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When Dropbox unveiled their new brand identity, the Internet entered into a frenzy. There was plenty of backlash and criticism that came with this rebrand.

That’s why Brian Collins, the CCO and co-founder of Collins is here to talk about how he and his team approach the creative brief, the strategy, and why he embraces all knee-jerk reactions.

For those who don’t know him, Brian Collins is an extremely accomplished design leader. He’s been featured in the New York Times, Forbes, Fortune, as well as plenty other publications, and is the recipient of a number of awards such as American Master of Design, among others.

His firm, Collins, has worked with some of the biggest companies to do their rebrands, like Ogilvy and Spotify. In this video, Brian Collins explains why the Dropbox logo was redesigned in the first place, and why all creatives need to remember it’s not just about the design; it’s about the business.

Brian Collins and his team were brought on to help Dropbox grow their business beyond “storage". They were tasked with reimagining the Dropbox platform as one for creativity, not just file-sharing.

Before the rebrand, Dropbox was not communicating who they really were as a company. There was no clear language being spoken that reached out to their target audience.

To shift from the product to the benefits, a new language needed to be spoken by Dropbox. This language would take them out of being just a utility, and into a much larger, higher-order conversation about the nature of collaboration and creativity.

By focusing on this key benefit of supporting creative communities, the visual identity of the brand was then reimagined to show this in an engaging way.

Brian admits that there are things he and his team could have articulated better with the rollout of this new brand, but in the end, he and Chris remind us that there’s more to a rebrand than a new color palette. It’s about the direction of the business, and where it wants to be in the future.

For more from Brian, and how the Internet went from frantic to accepting of the new Dropbox identity, watch the full livestream recap above.

Why Redesign the Dropbox Logo? Design Master Brian Collins Explains

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Why Redesign the Dropbox Logo? Design Master Brian Collins Explains

When Dropbox unveiled their new brand identity, the Internet entered into a frenzy. There was plenty of backlash and criticism that came with this rebrand.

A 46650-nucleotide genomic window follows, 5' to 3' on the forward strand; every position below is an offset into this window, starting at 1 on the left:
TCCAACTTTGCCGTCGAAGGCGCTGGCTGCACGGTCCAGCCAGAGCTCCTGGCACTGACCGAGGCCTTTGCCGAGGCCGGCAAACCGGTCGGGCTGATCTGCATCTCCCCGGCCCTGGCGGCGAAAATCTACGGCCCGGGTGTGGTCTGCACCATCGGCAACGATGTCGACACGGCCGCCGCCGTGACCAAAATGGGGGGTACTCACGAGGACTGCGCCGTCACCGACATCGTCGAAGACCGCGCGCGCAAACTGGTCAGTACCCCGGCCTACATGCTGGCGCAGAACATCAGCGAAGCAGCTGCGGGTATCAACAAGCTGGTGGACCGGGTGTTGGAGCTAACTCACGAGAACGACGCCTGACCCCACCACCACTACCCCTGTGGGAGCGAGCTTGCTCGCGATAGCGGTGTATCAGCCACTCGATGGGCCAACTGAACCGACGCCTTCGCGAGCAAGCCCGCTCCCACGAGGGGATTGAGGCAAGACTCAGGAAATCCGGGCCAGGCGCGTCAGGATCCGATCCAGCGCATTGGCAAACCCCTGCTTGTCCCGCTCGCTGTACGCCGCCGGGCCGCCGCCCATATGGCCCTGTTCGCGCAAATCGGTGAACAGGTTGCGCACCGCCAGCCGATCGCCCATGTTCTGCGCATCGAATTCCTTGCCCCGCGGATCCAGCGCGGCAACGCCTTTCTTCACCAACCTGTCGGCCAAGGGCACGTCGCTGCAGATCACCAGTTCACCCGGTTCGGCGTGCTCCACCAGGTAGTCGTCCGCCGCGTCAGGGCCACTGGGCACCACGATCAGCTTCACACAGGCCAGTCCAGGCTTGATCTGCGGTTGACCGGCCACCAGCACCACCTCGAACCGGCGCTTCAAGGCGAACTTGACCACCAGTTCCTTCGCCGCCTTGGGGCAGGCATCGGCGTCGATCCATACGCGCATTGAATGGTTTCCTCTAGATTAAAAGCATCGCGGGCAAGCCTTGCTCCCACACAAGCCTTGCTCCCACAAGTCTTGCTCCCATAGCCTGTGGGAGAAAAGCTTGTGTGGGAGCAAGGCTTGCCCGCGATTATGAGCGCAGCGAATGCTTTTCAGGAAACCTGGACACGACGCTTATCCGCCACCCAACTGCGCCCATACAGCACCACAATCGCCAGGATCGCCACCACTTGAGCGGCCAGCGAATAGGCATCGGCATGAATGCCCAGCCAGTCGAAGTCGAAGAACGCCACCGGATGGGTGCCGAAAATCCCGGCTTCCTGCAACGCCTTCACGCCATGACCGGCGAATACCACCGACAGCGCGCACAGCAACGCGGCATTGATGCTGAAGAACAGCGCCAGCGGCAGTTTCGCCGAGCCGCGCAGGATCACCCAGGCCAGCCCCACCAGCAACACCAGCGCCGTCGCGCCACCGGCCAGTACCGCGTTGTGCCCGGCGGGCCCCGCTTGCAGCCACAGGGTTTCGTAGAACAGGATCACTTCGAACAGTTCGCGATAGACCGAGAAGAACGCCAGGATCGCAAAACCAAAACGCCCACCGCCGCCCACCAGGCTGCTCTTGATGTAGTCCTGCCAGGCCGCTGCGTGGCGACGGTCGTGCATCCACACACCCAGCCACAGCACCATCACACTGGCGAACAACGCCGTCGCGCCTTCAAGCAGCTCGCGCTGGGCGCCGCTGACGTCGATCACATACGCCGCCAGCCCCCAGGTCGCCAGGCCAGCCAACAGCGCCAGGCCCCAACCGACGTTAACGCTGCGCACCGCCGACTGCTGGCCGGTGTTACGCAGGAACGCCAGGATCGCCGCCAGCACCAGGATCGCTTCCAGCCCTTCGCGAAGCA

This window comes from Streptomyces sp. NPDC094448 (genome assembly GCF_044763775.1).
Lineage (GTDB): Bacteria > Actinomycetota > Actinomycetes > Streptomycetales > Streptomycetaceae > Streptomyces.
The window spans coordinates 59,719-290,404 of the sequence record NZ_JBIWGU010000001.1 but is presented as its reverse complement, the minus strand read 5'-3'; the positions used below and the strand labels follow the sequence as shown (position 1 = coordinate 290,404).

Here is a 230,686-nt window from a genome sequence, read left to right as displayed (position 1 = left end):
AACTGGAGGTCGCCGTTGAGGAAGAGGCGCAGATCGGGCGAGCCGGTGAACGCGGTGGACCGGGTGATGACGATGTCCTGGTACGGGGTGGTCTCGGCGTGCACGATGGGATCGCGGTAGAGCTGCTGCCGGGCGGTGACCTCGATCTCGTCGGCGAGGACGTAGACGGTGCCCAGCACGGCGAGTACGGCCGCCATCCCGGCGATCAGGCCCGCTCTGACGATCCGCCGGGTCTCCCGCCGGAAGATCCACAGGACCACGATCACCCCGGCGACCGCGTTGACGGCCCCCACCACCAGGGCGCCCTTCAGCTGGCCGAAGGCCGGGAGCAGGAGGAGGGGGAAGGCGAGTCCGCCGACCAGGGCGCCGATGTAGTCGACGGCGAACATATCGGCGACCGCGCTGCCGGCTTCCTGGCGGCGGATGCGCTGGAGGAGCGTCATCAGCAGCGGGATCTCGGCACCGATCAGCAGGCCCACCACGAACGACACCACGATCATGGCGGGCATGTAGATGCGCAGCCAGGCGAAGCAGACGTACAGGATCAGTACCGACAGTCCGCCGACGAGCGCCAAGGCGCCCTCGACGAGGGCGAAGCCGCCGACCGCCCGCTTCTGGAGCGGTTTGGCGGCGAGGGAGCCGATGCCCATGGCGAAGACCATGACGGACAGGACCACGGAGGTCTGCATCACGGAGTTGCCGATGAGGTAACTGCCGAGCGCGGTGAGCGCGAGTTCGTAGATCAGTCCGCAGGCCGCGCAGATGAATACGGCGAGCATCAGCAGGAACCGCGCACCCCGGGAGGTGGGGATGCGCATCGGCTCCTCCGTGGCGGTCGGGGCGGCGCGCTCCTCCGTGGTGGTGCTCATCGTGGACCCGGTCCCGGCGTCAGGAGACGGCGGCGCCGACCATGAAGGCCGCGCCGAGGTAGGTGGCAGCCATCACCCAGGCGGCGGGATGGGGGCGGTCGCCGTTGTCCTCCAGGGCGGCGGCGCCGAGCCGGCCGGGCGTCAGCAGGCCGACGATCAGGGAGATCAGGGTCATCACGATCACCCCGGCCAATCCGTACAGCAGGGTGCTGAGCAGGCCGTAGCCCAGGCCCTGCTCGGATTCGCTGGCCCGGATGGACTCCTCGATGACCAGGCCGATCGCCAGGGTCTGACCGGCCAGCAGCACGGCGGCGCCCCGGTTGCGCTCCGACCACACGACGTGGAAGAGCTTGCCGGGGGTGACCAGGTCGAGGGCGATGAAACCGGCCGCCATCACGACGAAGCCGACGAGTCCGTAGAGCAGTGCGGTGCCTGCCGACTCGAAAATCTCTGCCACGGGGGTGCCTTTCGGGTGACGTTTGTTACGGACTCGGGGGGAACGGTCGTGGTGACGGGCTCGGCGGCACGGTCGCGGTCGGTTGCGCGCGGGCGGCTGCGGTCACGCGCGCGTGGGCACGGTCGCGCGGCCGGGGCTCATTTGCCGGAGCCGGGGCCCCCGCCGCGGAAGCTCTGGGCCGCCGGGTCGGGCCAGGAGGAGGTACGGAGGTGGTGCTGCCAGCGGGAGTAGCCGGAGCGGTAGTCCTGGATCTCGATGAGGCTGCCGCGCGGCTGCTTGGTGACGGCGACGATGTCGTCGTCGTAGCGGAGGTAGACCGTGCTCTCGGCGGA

That’s why Brian Collins, the CCO and co-founder of Collins is here to talk about how he and his team approach the creative brief, the strategy, and why he embraces all knee-jerk reactions.

For those who don’t know him, Brian Collins is an extremely accomplished design leader. He’s been featured in the New York Times, Forbes, Fortune, as well as plenty other publications, and is the recipient of a number of awards such as American Master of Design, among others.

His firm, Collins, has worked with some of the biggest companies to do their rebrands, like Ogilvy and Spotify. In this video, Brian Collins explains why the Dropbox logo was redesigned in the first place, and why all creatives need to remember it’s not just about the design; it’s about the business.

Brian Collins and his team were brought on to help Dropbox grow their business beyond “storage". They were tasked with reimagining the Dropbox platform as one for creativity, not just file-sharing.

Before the rebrand, Dropbox was not communicating who they really were as a company. There was no clear language being spoken that reached out to their target audience.

To shift from the product to the benefits, a new language needed to be spoken by Dropbox. This language would take them out of being just a utility, and into a much larger, higher-order conversation about the nature of collaboration and creativity.

By focusing on this key benefit of supporting creative communities, the visual identity of the brand was then reimagined to show this in an engaging way.

Brian admits that there are things he and his team could have articulated better with the rollout of this new brand, but in the end, he and Chris remind us that there’s more to a rebrand than a new color palette. It’s about the direction of the business, and where it wants to be in the future.

For more from Brian, and how the Internet went from frantic to accepting of the new Dropbox identity, watch the full livestream recap above.